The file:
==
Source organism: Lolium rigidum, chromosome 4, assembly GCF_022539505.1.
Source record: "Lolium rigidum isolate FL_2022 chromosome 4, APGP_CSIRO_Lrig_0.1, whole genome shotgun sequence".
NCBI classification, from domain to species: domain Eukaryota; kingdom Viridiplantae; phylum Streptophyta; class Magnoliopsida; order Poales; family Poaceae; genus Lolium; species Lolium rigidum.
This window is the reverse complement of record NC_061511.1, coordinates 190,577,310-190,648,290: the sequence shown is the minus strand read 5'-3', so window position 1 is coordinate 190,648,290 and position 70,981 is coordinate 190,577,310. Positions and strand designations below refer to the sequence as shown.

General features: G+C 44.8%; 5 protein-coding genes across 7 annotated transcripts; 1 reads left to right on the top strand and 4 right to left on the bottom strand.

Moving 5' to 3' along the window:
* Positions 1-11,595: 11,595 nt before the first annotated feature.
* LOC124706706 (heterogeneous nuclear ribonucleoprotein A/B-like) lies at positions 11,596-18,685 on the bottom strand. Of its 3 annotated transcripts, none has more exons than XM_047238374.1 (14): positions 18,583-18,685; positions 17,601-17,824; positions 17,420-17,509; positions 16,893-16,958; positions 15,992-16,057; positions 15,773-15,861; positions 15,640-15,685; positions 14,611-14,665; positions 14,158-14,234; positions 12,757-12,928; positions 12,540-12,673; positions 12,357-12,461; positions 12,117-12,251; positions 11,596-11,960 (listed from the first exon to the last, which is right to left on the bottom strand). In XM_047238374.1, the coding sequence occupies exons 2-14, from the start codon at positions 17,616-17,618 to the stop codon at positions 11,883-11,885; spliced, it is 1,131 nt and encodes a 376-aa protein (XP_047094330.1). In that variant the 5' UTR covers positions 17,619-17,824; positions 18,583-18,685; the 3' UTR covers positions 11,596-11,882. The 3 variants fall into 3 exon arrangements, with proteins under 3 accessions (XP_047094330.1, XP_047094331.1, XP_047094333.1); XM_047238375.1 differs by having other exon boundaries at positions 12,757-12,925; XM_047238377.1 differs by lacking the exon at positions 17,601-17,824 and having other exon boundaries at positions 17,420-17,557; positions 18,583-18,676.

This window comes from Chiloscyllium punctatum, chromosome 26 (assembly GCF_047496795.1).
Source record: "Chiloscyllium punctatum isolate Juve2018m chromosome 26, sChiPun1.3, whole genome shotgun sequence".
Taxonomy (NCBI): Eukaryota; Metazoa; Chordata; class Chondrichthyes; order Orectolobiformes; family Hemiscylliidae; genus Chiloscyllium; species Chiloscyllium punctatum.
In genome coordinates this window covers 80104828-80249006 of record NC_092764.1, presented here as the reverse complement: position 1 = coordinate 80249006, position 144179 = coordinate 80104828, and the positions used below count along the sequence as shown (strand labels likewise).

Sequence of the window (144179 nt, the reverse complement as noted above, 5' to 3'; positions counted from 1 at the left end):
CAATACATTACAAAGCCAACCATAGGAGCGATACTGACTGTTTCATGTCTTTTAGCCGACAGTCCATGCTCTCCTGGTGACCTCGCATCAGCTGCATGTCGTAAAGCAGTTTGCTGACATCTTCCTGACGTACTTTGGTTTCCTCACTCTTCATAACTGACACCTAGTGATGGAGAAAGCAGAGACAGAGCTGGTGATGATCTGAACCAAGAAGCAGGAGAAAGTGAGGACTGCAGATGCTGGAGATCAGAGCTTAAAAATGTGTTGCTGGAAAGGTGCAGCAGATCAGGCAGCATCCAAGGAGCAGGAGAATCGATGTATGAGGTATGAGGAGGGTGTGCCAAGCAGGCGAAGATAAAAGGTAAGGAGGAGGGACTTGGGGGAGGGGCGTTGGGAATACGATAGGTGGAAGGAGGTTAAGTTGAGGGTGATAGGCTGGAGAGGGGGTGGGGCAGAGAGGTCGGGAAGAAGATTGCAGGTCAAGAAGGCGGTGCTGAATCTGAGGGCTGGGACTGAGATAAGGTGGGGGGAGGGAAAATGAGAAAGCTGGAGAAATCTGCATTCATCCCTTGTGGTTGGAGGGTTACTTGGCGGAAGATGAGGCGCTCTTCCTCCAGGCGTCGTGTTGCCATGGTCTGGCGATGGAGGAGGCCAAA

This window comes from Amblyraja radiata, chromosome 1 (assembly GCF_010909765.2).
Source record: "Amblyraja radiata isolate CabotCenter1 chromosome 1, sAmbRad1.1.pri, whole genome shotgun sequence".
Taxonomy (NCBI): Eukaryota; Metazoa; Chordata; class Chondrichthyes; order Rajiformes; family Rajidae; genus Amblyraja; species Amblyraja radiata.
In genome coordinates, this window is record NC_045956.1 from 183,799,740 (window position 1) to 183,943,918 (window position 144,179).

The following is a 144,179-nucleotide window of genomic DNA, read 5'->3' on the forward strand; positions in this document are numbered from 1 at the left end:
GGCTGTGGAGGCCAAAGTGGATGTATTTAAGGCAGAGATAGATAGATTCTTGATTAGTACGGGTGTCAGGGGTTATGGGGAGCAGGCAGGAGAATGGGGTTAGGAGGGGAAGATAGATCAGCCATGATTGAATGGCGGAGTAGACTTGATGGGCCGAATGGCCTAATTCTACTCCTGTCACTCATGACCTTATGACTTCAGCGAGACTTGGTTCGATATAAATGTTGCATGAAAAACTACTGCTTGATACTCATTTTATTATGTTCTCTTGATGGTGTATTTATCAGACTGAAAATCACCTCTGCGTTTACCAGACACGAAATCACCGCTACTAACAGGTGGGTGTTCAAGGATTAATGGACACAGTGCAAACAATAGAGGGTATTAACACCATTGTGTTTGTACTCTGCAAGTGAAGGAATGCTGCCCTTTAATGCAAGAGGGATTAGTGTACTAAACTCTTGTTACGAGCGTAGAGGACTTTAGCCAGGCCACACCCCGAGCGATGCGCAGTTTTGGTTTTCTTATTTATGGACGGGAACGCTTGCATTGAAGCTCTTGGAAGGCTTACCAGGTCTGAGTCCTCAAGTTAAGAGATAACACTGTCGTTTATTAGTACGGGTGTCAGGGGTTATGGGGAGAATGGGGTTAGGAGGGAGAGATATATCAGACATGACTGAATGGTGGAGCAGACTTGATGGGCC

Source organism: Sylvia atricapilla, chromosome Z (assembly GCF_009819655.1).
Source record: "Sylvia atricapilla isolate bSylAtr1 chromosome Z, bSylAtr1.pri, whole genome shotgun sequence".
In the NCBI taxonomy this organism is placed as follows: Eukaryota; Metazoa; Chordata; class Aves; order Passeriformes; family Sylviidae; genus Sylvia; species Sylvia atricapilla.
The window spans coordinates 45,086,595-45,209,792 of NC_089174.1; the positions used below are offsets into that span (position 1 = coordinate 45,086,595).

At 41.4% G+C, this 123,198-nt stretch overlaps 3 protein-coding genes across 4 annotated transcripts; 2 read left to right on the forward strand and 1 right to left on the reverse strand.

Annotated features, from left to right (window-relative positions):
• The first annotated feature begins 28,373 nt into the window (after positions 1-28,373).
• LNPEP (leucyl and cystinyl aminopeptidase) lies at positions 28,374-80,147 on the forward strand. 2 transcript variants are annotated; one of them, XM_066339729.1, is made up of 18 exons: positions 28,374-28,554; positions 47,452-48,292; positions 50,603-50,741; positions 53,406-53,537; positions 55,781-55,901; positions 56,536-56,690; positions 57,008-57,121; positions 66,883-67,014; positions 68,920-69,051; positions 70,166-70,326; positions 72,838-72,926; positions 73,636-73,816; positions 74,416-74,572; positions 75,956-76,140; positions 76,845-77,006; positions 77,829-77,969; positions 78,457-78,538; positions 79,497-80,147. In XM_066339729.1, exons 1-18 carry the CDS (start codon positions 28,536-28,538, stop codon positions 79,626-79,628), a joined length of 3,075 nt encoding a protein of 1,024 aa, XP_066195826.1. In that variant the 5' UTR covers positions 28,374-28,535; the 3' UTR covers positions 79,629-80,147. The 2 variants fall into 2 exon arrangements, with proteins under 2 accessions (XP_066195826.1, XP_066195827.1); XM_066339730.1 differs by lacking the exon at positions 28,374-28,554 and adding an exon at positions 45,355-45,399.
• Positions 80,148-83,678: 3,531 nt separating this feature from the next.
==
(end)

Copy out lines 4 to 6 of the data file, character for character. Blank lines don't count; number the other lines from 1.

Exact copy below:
This window is the reverse complement of record NC_061511.1, coordinates 190,577,310-190,648,290: the sequence shown is the minus strand read 5'-3', so window position 1 is coordinate 190,648,290 and position 70,981 is coordinate 190,577,310. Positions and strand designations below refer to the sequence as shown.

General features: G+C 44.8%; 5 protein-coding genes across 7 annotated transcripts; 1 reads left to right on the top strand and 4 right to left on the bottom strand.

Moving 5' to 3' along the window: